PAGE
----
For Rice, Job Begins With Plans to Visit Europe and Israel (NY TIMES) By STEVEN R. WEISMAN WASHINGTON 01/28/05)
NEW YORK TIMES
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WASHINGTON, Jan. 27 - Condoleezza Rice, greeted by warm applause as
she arrived for her first full day as secretary of state, declared
Thursday that diplomacy would be the main tool in spreading democracy
in the world, and she announced plans to travel to Israel and to
eight nations in Europe beginning next week.
"The president has set forth a really bold agenda for American
foreign policy," Ms. Rice said, standing on a staircase in the lobby
of the department. "And the State Department has got to be in the
lead in this period in which diplomacy will be so important to
solidifying the gains of the last few years and to pressing forward
an agenda for a freer and more prosperous world."
Richard A. Boucher, the State Department spokesman, said Ms. Rice´s
main purpose on her trip would be to pave the way for President
Bush´s own visit to Europe, the first one planned for his new term,
from Feb. 22 to 25. The main focus of Ms. Rice´s attention, Mr.
Boucher said, would be the Arab-Israeli situation, Iraq and support
for democracy in the Middle East.
In Israel, he said, Ms. Rice would meet with Palestinian leaders in
the West Bank and would probably also meet with Prime Minister Ariel
Sharon and his team.
Administration officials say that there has been considerable
progress in recent days in discussions between Mr. Sharon´s
government and Mahmoud Abbas, the newly elected Palestinian
president, and that Mr. Bush and Ms. Rice were determined to take
advantage of the momentum.
"The opportunity exists to move forward, but success remains an
uncertain proposition," said David M. Satterfield, deputy assistant
secretary of state for near eastern affairs, speaking at the
government-financed United States Institute of Peace. He called on
both Israel and the Palestinians to take steps to ensure that
progress is made.
Mr. Boucher said Ms. Rice´s trip to Europe was part of a renewed Bush
administration effort to find common ground on a range of policies
and to move beyond the disputes that have surrounded the Iraq war
over the last two years. Ms. Rice will visit Britain, France,
Germany, Poland, Turkey, Italy, Belgium and Luxembourg.
But European and American officials said in interviews on Thursday
that despite conciliatory public pronouncements on both sides of the
Atlantic, and a determination to deepen cooperation on a number of
subjects, there were still deep differences on subjects like Iran and
The officials said that after a period of cooperation on Iran, where
Europeans have taken the lead in trying to get Tehran to give up its
suspected nuclear weapons program, a series of American statements in
the news had rattled European public opinion.
There was considerable news coverage, for instance, of a comment by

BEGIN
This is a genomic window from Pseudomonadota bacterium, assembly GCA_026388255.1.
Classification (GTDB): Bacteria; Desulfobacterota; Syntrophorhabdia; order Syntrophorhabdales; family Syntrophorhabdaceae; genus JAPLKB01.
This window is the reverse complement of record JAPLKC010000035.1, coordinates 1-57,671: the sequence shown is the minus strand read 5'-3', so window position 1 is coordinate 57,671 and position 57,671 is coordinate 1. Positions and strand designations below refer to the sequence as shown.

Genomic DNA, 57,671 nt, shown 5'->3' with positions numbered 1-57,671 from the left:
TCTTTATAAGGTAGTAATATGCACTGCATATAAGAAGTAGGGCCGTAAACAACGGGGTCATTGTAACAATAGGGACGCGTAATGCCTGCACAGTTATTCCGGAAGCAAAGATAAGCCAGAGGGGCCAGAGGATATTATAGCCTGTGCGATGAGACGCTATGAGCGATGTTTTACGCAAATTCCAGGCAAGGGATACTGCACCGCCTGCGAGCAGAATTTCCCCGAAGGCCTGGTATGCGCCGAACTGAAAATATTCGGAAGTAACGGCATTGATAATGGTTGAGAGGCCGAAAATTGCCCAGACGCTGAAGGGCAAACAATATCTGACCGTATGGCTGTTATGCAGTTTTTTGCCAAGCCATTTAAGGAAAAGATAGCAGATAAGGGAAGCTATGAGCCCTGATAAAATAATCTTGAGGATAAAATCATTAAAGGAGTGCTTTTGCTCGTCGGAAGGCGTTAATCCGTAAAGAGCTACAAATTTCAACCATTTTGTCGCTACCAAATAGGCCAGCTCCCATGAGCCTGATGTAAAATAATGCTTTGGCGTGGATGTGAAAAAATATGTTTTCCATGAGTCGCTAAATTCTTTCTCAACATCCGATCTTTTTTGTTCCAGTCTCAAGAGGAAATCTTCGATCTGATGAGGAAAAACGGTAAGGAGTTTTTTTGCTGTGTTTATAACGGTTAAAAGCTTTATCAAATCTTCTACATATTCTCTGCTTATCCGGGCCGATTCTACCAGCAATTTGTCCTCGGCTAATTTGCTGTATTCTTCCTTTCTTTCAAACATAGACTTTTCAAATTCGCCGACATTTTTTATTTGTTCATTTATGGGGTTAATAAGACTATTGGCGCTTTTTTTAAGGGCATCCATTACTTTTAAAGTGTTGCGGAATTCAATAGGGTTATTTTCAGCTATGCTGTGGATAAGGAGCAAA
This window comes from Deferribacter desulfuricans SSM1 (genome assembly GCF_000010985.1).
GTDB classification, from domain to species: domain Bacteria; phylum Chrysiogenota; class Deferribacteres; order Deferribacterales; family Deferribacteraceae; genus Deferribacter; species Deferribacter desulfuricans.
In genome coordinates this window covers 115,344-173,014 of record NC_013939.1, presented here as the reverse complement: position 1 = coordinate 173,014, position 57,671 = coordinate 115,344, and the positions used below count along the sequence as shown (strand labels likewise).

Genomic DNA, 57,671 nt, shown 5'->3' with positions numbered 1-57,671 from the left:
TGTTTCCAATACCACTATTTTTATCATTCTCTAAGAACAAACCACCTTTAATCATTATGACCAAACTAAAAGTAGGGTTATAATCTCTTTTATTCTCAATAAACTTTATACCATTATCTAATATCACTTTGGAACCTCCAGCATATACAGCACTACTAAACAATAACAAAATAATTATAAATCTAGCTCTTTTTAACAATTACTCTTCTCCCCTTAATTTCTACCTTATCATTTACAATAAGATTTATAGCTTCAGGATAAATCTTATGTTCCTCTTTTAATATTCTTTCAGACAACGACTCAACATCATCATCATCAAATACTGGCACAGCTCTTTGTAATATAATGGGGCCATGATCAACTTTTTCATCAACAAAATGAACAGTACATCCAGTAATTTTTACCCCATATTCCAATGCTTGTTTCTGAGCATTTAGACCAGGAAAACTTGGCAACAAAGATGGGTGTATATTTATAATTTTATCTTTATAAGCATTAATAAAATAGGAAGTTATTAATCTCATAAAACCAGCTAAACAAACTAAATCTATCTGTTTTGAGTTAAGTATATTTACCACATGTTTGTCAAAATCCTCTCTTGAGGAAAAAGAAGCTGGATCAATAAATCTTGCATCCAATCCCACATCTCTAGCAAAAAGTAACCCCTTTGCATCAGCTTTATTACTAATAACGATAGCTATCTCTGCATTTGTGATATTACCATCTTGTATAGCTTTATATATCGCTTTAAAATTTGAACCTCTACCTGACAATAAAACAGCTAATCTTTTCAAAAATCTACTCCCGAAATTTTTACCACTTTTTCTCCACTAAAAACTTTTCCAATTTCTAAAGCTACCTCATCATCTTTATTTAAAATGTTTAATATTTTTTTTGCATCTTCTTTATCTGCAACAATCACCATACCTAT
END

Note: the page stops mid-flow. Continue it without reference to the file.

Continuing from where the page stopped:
Vice President Dick Cheney that if Iran developed nuclear weapons,
Israel might strike pre-emptively. In Europe, the comment was seen as
provocative and also a warning to the Europeans to redouble their
efforts to negotiate with Tehran.
President Bush´s Inaugural Address proclaimed his determination to
push for freedom throughout the world - though not "primarily" by
force of arms - and did not particularly reassure Europeans that the
United States had ruled out the further use of force, particularly on
the Iranian situation.
Europe has been pressing for more American involvement in the
offering of economic incentives and political recognition to Tehran.
In return, Iran would be expected to agree to implement a pledge to
stop its program of enriching uranium and taking other steps that the
West suspects are aimed at making arms.
"The American attitude toward Europe is, ´We wish you well with your
effort, but we can´t support it in an active way, because we don´t
want to legitimize this regime,´ " said a senior European
diplomat. "It´s, ´Hey you guys, you´re on your own.´ But sooner or
later, that attitude is going to have to change."
Another senior European diplomat who visited recently with Ms. Rice
and other top administration officials said there was also a worry in
Europe that the United States would not actively urge Israel to meet
the latest moves by Palestinian leaders with steps of its own to ease
Also on Ms. Rice´s agenda in Europe, administration officials said,
was the discussion of democratic reforms in what is called
the "broader" Middle East, including Afghanistan and Pakistan.
The next meeting on such reforms is to be held in Egypt in March,
with Afghanistan and Pakistan excluded at Egypt´s request. An Arab
diplomat said Egypt regarded these countries as non-Arab countries
and as "failed states" and did not want them included in discussions
of reforms in the Arab world.
"Condi Rice has a lot of capital, to use a Bush term," said one of
the European diplomats. "Our patience will be short. If we hear that
it´s business as usual, then I would expect frustration levels to go
back to high rather quickly. But at the moment, the mood is one of
maybe artificial optimism, but optimism." (Copyright 2005 The New
York Times Company 01/28/05)
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